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Archive for the ‘Carl Sagan’ Category

  SOUNDTRACK: DAUGHTER-Tiny Desk Concert #313 (October 21, 2013).

Daughter is a quiet folk band (at least in this Tiny Desk Concert) in which two acoustic guitars (Elena Tonra and Igor Haefeli) and one drum (Remi Aguilella) play behind Tonra’s gorgeous, angsty vocals.

For all three of these songs, she sings delicate whispered vocals that are quite lovely, but also quite dark.

Like this line from “Youth” “Most of us are bitter over someone / setting fire to our insides for fun.”  I love the way Haefeli’s guitar harmonics sound like keyboards and how powerful the martial drumming sounds when it comes in.

“Landfill” opens with thudding drums (Mallets instead of sticks) which are louder and bigger and yet still feel gentle.  And yet, as the blurb says: The song is “achingly pretty and melancholy, the track builds to an absolute gut-punch of a line — “I want you so much, but I hate your guts” — that conjures a pitch-perfect mix of gloom, desire and hostility.”

They put out an EP and in 2013 released an album:

the lovely If You Leave, but Daughter was kind enough to resuscitate “Landfill” for this stripped-down performance at the Tiny Desk. As you’ll see and hear, that aforementioned gut-punch is a recurring specialty for the band: In all three of these sad, searing songs, singer Elena Tonra showcases a remarkable gift for coolly but approachably dishing out weary words that resonate and devastate.

Between these two songs, Bob asks if this is an awkward place to play, and she responds, “No, we’re just awkward people.”

For “Tomorrow” there is a beautiful ascending guitar melody and loud drums.  I really like the way the guitars play off of each other–even though they are both acoustic, they sound very different and complement each other nicely.  Like in the wonderful melody at the end.  Despite how pretty the song was, apparently she was unhappy with it saying “a bit ropey, that one.”  I hadn’t heard that before, but evidently it means “unwell…usually alcohol related” so that’s pretty funny.

[READ: August 30, 2016] Science: Ruining Everything Since 1543

Zach Weinersmith writes the daily webcomic Saturday Morning Breakfast Cereal.  I supported the Kickstarter project for his book Religion: Ruining Everything Since 4004 BC and this book was part of my funding level.

I was more interested in the religious comics, but I am tickled by how funny the Science comics are.  Weinersmith knows a lot of science (or at least scientists) and make some really funny jokes about the subject.

The one thing I have to say off the bat is that I don’t love his drawing style.  There’s something about it that I simply can’t get into.  Even after two full books of these drawings, it just never gels for me.  But that’s fine. because I’m here for the jokes.  And they are awesome. (more…)

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SOUNDTRACK: OF MONSTERS AND MEN-Live from Iceland Airwaves (2011).

This brief set was recorded at KEX hostel in Reykjavik, Iceland (how on earth KEXP in Seattle was there I don’t know).  This set was performed before the release of their debut EP, although “Dirty Paws” which they play was not on that EP.  “Little Talks” their (reasonably) huge hit them was on the EP and is on their full length album–it’s a great duet (and reminds me a bit of Stars).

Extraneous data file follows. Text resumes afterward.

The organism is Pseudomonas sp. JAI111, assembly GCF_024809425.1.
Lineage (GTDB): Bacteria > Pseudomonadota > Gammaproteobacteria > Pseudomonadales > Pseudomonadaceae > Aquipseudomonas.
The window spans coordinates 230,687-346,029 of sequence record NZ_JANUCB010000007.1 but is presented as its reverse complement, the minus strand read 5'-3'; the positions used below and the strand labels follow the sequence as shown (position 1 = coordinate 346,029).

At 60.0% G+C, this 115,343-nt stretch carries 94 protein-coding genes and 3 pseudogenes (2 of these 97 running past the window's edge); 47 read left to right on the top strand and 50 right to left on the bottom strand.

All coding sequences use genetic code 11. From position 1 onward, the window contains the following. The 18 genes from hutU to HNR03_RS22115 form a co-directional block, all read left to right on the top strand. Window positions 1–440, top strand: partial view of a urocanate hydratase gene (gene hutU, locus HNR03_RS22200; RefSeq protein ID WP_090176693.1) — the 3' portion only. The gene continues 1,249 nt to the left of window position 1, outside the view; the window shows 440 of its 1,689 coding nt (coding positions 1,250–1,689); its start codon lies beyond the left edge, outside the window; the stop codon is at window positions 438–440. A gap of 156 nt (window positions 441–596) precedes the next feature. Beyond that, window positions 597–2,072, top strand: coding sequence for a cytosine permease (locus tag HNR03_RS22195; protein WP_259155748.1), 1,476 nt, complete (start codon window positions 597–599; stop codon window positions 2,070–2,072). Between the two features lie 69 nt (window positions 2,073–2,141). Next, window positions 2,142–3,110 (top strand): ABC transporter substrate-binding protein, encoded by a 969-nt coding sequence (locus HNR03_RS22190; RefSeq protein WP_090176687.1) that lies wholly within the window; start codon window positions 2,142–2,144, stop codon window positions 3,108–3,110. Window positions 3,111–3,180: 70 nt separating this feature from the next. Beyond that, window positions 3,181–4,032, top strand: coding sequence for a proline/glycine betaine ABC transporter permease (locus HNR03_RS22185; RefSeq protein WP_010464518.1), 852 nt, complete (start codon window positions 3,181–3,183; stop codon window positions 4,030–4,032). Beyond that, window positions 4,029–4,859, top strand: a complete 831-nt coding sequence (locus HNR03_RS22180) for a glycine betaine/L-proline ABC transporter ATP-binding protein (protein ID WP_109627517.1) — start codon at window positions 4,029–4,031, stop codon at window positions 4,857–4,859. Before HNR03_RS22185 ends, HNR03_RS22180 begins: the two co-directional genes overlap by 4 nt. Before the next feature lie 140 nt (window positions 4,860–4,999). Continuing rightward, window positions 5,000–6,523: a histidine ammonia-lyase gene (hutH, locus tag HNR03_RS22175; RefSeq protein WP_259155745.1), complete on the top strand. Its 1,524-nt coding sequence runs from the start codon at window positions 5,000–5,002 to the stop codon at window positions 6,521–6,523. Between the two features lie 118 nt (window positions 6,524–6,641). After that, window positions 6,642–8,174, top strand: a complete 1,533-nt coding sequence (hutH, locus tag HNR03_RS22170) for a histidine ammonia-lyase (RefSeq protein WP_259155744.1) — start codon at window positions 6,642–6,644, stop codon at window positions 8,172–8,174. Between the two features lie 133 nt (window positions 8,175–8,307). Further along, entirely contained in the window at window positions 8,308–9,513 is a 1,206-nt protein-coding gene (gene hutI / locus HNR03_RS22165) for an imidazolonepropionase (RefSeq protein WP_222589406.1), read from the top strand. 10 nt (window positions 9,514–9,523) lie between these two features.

There’s an amusing fail in the horn solo on “Lake House,” which is kind of surprising, but not terribly tragic or anything.  The band sounds great, especially in front of a home country crowd (I love hearing them say “Takk” at the end of the songs).  There’s five songs in all, and by  the final one, they feel  sound like they’re really enjoying themselves.

[READ: September 1, 2012] Wampeters, Foma & Granfaloons

This collection contains essays reviews and speeches.  So it’s non-fiction.  Except that, ever the contrarian, Vonnegut includes one fiction piece–a short play.  The title of this book comes from three words from his novel Cat’s Cradle: “a wampeter is an object around which the lives of many otherwise unrelated people may revolve.  The Holy Grail would be a case in point.  Foma are harmless untruths, intended to comfort simple souls.  An example: ‘Prosperity is just around the corner.’ A granfallooon is a proud and meaningless association of human beings.”

That all comes from the preface.  The preface also says that there are people who have collected everything he has ever written (even stuff he has forgotten about) but he will not let most of that see the light of day.  Here he has whittled down the least embarrassing stuff for publication.  He also explains that at some point (supported by reading this) he decided to stop giving speeches; to stop “talking” and to concentrate on writing.  So he did.

The final straw for this was a comment from the President of the American Academy of Arts and Letters.  Vonnegut had prepared a speech.  The president reread it and hated it, but the president told Vonnegut that nobody would actually listen to the words: “People are seldom interested in the actual content of a speech.  They simply want to learn from your tone and gestures and expressions whether or not you are an honest man.”

While Vonnegut’s essays are powerful and effective, it’s the Preface that really tells it straightg.”Not nearly as many Biafrans were butchered by the Nigerians at the end of the war as I had thought would be.  At a minimum those damaged children at the exact middle of the universe will be more honorable than Richard M Nixon.  [Nixon] is the first president to hate the American people and all they stand for.”

Get ready for a happy collection. (more…)

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